ESS is a collaboration of 13 member countries. It is often the case that you have more interest at the outset, than by the time the project is agreed. Then you need to divide up all the contributions and in-kind components, who can build what, contribute to what, and then the partners have to deliver these proposed in-kind contributions in time. This is always challenging for all large facilities, including ESS.
In many cases, large, complex projects might find that they are not able to build what they envisioned at the very beginning and then you have to descope. The ESS project can demonstrate what a difficult endeavor it can be to bring the people together; to have a design that is ready from the start, but it gets better as we go along. These kinds of issues are common with large projects, and when you sell such projects to politicians they may ask, could you to do it with less funding, and the scientists say, yes, we can try to do it with less money. But you may often need to find some additional money later to cope with what you have promised at the very beginning!
What would you say is critical for success of the ESS project?
One of the main things needed to bring a facility like ESS forward is collaboration. You must have the collaboration and cooperation of a lot of people - starting from the politicians who agree to invest money in such an idea, to the people who design, assemble and construct these facilities, and this is an area where you really need the collaboration of different disciplines and skills. This is something that I really like about ESS – we have brought together a lot of people, from inside and outside Sweden, and they work together according to one idea – to set up a facility that will be the world’s best neutron facility.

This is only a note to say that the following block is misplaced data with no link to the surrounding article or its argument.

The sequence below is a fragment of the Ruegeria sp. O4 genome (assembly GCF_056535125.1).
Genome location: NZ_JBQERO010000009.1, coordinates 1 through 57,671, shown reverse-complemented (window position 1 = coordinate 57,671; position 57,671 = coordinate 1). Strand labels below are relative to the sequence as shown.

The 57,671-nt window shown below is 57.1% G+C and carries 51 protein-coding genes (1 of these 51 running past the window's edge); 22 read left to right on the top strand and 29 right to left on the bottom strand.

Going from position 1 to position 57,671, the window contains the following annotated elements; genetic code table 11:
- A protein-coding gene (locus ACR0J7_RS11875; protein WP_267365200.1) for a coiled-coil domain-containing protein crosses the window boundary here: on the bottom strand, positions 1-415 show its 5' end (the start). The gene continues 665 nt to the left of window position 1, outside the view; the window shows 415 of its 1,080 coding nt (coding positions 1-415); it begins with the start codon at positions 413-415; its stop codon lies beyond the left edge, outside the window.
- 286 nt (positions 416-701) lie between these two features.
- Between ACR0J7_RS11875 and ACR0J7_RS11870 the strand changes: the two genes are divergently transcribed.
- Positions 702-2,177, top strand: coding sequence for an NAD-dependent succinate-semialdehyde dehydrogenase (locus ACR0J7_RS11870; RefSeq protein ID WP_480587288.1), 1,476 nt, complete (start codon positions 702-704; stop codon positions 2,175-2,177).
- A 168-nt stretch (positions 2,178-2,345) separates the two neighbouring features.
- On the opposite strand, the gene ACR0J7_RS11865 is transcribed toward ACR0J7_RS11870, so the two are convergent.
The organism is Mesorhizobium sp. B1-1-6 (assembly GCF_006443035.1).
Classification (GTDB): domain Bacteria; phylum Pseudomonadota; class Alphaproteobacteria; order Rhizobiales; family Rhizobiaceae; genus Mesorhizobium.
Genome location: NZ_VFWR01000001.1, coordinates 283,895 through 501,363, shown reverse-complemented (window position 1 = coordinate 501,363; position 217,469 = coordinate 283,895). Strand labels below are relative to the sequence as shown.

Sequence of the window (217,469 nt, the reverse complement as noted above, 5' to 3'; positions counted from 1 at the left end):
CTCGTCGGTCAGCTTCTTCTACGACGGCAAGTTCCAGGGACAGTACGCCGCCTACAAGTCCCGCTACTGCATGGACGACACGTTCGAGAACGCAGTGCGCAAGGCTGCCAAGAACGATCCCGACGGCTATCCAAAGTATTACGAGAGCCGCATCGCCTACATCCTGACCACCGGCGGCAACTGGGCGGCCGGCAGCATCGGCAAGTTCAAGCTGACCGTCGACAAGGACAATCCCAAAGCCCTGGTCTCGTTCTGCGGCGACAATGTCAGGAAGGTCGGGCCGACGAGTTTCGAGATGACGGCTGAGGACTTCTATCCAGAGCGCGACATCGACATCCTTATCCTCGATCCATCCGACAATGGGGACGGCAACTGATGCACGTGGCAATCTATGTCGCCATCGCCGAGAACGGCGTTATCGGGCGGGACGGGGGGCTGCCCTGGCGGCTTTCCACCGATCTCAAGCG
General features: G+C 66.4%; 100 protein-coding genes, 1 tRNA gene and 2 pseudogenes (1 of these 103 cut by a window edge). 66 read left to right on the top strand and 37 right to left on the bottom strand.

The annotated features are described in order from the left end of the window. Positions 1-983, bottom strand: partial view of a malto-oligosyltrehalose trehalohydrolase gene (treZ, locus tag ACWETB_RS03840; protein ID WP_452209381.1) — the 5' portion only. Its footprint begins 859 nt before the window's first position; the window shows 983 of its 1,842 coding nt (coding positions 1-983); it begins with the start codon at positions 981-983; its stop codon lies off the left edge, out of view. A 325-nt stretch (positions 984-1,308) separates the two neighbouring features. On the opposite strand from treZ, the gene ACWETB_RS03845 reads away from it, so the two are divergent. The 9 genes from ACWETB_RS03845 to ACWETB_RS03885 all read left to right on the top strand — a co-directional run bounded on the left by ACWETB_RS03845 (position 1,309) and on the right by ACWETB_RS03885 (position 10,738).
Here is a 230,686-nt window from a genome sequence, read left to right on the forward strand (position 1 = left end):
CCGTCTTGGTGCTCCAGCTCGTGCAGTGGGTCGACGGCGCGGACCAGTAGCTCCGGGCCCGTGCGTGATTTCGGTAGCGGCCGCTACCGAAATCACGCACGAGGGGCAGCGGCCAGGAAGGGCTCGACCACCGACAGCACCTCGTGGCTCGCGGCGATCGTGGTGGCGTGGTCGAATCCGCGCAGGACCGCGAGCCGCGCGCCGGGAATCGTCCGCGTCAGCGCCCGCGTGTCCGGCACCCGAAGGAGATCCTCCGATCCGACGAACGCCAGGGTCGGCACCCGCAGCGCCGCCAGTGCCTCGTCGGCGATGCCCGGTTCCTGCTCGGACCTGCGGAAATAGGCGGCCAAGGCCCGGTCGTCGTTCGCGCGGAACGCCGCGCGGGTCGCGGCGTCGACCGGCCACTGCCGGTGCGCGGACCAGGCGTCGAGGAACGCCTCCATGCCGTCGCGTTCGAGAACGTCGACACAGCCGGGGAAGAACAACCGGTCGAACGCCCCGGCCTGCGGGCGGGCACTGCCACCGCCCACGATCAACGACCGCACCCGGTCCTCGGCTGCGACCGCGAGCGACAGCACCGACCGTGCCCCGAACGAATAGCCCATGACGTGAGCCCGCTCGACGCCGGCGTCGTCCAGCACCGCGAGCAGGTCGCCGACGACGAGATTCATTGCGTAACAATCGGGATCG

You also need politicians who provide the necessary funding and who are still convinced to continue to invest money in that facility even if there are some delays. One thing that needs to be understood is that much of what ESS people are trying to build is first-of-a-kind components, things that people have not built before, like e.g. the ESS Target. This is true for many things being developed at ESS, but of course, not everything.
If you had to convey a message to the ESS family as we head into the autumn, what would it be?
Thank you to all the staff who are still working and doing your best for ESS, and trying hard to make things progress in these difficult and unusual times. Please continue to stand behind ESS and let us together bring this facility into operation as soon as possible.
The current Head of the ESS Council had previously served as Vice Chair of the ESS Council from 2017-2019. Prior to this, she was one of the German delegates since the foundation of the European Spallation Source ERIC. She has a Ph.D. in Analytical and Atmospheric Chemistry from the Technical University of Darmstadt, and has a long record in management of scientific research infrastructures within the German Federal Ministry of Education and Research. She has served on many other panels, including as Chair for ESFRI (European Strategy Forum for Research Infrastructures) between 2010 and 2013.